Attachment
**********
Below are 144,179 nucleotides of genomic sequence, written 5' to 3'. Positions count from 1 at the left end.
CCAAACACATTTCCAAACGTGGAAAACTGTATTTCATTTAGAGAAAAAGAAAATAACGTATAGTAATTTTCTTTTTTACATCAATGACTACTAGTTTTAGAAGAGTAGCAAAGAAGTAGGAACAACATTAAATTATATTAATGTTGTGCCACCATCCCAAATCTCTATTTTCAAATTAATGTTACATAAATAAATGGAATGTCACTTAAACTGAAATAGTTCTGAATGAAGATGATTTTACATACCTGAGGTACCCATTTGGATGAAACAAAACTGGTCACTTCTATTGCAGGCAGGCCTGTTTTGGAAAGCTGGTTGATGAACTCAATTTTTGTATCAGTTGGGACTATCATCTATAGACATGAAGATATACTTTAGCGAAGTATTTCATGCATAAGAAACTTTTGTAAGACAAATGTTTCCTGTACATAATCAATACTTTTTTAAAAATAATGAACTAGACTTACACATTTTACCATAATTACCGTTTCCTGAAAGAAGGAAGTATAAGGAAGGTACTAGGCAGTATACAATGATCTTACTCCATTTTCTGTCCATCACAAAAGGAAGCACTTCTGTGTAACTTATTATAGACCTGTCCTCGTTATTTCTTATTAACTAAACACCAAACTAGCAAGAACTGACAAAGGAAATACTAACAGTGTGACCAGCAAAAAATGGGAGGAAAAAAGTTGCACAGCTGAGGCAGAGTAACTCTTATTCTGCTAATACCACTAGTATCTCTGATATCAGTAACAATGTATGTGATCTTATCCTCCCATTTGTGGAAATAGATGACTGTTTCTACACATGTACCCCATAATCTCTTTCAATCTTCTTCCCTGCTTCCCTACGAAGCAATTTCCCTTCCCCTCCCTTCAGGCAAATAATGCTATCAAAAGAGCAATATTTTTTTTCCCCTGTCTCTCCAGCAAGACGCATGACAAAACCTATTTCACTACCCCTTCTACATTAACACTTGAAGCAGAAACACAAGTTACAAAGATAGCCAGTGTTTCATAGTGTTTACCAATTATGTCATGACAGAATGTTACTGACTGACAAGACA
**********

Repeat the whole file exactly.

Below are 144,179 nucleotides of genomic sequence, written 5' to 3'. Positions count from 1 at the left end.
CCAAACACATTTCCAAACGTGGAAAACTGTATTTCATTTAGAGAAAAAGAAAATAACGTATAGTAATTTTCTTTTTTACATCAATGACTACTAGTTTTAGAAGAGTAGCAAAGAAGTAGGAACAACATTAAATTATATTAATGTTGTGCCACCATCCCAAATCTCTATTTTCAAATTAATGTTACATAAATAAATGGAATGTCACTTAAACTGAAATAGTTCTGAATGAAGATGATTTTACATACCTGAGGTACCCATTTGGATGAAACAAAACTGGTCACTTCTATTGCAGGCAGGCCTGTTTTGGAAAGCTGGTTGATGAACTCAATTTTTGTATCAGTTGGGACTATCATCTATAGACATGAAGATATACTTTAGCGAAGTATTTCATGCATAAGAAACTTTTGTAAGACAAATGTTTCCTGTACATAATCAATACTTTTTTAAAAATAATGAACTAGACTTACACATTTTACCATAATTACCGTTTCCTGAAAGAAGGAAGTATAAGGAAGGTACTAGGCAGTATACAATGATCTTACTCCATTTTCTGTCCATCACAAAAGGAAGCACTTCTGTGTAACTTATTATAGACCTGTCCTCGTTATTTCTTATTAACTAAACACCAAACTAGCAAGAACTGACAAAGGAAATACTAACAGTGTGACCAGCAAAAAATGGGAGGAAAAAAGTTGCACAGCTGAGGCAGAGTAACTCTTATTCTGCTAATACCACTAGTATCTCTGATATCAGTAACAATGTATGTGATCTTATCCTCCCATTTGTGGAAATAGATGACTGTTTCTACACATGTACCCCATAATCTCTTTCAATCTTCTTCCCTGCTTCCCTACGAAGCAATTTCCCTTCCCCTCCCTTCAGGCAAATAATGCTATCAAAAGAGCAATATTTTTTTTCCCCTGTCTCTCCAGCAAGACGCATGACAAAACCTATTTCACTACCCCTTCTACATTAACACTTGAAGCAGAAACACAAGTTACAAAGATAGCCAGTGTTTCATAGTGTTTACCAATTATGTCATGACAGAATGTTACTGACTGACAAGACA